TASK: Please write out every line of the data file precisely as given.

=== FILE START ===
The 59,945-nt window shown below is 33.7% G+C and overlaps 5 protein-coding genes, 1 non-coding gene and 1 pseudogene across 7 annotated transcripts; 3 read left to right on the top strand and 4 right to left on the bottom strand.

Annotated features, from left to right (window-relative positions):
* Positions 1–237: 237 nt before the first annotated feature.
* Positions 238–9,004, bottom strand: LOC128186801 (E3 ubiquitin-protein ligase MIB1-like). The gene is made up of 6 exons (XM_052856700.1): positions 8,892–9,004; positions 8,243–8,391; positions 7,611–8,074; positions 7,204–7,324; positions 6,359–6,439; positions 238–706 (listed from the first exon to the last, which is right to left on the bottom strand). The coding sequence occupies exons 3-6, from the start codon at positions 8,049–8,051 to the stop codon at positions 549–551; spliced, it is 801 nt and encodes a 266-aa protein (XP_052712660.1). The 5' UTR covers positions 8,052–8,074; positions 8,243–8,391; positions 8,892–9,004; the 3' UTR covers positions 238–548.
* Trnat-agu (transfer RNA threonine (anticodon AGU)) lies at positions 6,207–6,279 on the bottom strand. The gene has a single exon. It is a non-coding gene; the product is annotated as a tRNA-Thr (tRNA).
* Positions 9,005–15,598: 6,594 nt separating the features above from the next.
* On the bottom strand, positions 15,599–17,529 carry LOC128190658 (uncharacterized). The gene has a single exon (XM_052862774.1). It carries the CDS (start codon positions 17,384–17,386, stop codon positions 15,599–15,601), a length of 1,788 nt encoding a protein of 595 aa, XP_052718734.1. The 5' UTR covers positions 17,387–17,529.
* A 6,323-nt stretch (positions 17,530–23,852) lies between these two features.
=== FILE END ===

The 59,945-nt window shown below is 33.7% G+C and overlaps 5 protein-coding genes, 1 non-coding gene and 1 pseudogene across 7 annotated transcripts; 3 read left to right on the top strand and 4 right to left on the bottom strand.

Annotated features, from left to right (window-relative positions):
* Positions 1–237: 237 nt before the first annotated feature.
* Positions 238–9,004, bottom strand: LOC128186801 (E3 ubiquitin-protein ligase MIB1-like). The gene is made up of 6 exons (XM_052856700.1): positions 8,892–9,004; positions 8,243–8,391; positions 7,611–8,074; positions 7,204–7,324; positions 6,359–6,439; positions 238–706 (listed from the first exon to the last, which is right to left on the bottom strand). The coding sequence occupies exons 3-6, from the start codon at positions 8,049–8,051 to the stop codon at positions 549–551; spliced, it is 801 nt and encodes a 266-aa protein (XP_052712660.1). The 5' UTR covers positions 8,052–8,074; positions 8,243–8,391; positions 8,892–9,004; the 3' UTR covers positions 238–548.
* Trnat-agu (transfer RNA threonine (anticodon AGU)) lies at positions 6,207–6,279 on the bottom strand. The gene has a single exon. It is a non-coding gene; the product is annotated as a tRNA-Thr (tRNA).
* Positions 9,005–15,598: 6,594 nt separating the features above from the next.
* On the bottom strand, positions 15,599–17,529 carry LOC128190658 (uncharacterized). The gene has a single exon (XM_052862774.1). It carries the CDS (start codon positions 17,384–17,386, stop codon positions 15,599–15,601), a length of 1,788 nt encoding a protein of 595 aa, XP_052718734.1. The 5' UTR covers positions 17,387–17,529.
* A 6,323-nt stretch (positions 17,530–23,852) lies between these two features.